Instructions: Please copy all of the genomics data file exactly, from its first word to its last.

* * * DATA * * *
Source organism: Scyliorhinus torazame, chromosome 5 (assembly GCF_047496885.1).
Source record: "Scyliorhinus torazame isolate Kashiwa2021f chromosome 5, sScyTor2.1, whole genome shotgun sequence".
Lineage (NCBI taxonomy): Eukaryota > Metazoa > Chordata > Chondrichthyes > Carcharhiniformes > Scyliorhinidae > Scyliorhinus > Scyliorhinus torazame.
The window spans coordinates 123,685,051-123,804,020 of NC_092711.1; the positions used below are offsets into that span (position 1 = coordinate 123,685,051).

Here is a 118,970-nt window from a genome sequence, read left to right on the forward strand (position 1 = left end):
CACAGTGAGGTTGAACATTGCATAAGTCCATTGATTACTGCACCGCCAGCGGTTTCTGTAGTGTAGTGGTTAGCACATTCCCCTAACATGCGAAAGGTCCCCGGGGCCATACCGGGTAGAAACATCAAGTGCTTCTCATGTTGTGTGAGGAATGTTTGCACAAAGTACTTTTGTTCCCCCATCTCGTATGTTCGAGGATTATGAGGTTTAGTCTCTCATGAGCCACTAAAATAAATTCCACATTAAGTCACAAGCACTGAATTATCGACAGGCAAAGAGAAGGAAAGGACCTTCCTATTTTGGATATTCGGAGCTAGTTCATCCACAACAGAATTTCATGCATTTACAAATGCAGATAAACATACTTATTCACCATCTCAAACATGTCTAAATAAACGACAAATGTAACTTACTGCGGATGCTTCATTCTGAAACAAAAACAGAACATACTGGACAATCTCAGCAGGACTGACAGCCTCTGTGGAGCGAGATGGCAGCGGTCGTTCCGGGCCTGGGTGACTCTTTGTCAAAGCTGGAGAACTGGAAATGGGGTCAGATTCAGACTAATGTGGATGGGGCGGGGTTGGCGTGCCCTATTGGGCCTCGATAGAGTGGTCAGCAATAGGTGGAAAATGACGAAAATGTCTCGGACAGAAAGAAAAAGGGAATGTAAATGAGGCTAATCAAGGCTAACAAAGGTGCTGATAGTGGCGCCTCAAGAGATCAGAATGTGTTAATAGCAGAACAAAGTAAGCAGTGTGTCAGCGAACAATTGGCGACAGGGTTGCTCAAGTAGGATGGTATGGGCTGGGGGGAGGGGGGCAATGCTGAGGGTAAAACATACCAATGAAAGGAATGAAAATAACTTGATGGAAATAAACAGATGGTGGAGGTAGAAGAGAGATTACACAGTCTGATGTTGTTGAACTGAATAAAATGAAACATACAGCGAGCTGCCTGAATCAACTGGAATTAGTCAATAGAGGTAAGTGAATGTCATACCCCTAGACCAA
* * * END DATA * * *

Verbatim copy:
Source organism: Scyliorhinus torazame, chromosome 5 (assembly GCF_047496885.1).
Source record: "Scyliorhinus torazame isolate Kashiwa2021f chromosome 5, sScyTor2.1, whole genome shotgun sequence".
Lineage (NCBI taxonomy): Eukaryota > Metazoa > Chordata > Chondrichthyes > Carcharhiniformes > Scyliorhinidae > Scyliorhinus > Scyliorhinus torazame.
The window spans coordinates 123,685,051-123,804,020 of NC_092711.1; the positions used below are offsets into that span (position 1 = coordinate 123,685,051).

Here is a 118,970-nt window from a genome sequence, read left to right on the forward strand (position 1 = left end):
CACAGTGAGGTTGAACATTGCATAAGTCCATTGATTACTGCACCGCCAGCGGTTTCTGTAGTGTAGTGGTTAGCACATTCCCCTAACATGCGAAAGGTCCCCGGGGCCATACCGGGTAGAAACATCAAGTGCTTCTCATGTTGTGTGAGGAATGTTTGCACAAAGTACTTTTGTTCCCCCATCTCGTATGTTCGAGGATTATGAGGTTTAGTCTCTCATGAGCCACTAAAATAAATTCCACATTAAGTCACAAGCACTGAATTATCGACAGGCAAAGAGAAGGAAAGGACCTTCCTATTTTGGATATTCGGAGCTAGTTCATCCACAACAGAATTTCATGCATTTACAAATGCAGATAAACATACTTATTCACCATCTCAAACATGTCTAAATAAACGACAAATGTAACTTACTGCGGATGCTTCATTCTGAAACAAAAACAGAACATACTGGACAATCTCAGCAGGACTGACAGCCTCTGTGGAGCGAGATGGCAGCGGTCGTTCCGGGCCTGGGTGACTCTTTGTCAAAGCTGGAGAACTGGAAATGGGGTCAGATTCAGACTAATGTGGATGGGGCGGGGTTGGCGTGCCCTATTGGGCCTCGATAGAGTGGTCAGCAATAGGTGGAAAATGACGAAAATGTCTCGGACAGAAAGAAAAAGGGAATGTAAATGAGGCTAATCAAGGCTAACAAAGGTGCTGATAGTGGCGCCTCAAGAGATCAGAATGTGTTAATAGCAGAACAAAGTAAGCAGTGTGTCAGCGAACAATTGGCGACAGGGTTGCTCAAGTAGGATGGTATGGGCTGGGGGGAGGGGGGCAATGCTGAGGGTAAAACATACCAATGAAAGGAATGAAAATAACTTGATGGAAATAAACAGATGGTGGAGGTAGAAGAGAGATTACACAGTCTGATGTTGTTGAACTGAATAAAATGAAACATACAGCGAGCTGCCTGAATCAACTGGAATTAGTCAATAGAGGTAAGTGAATGTCATACCCCTAGACCAA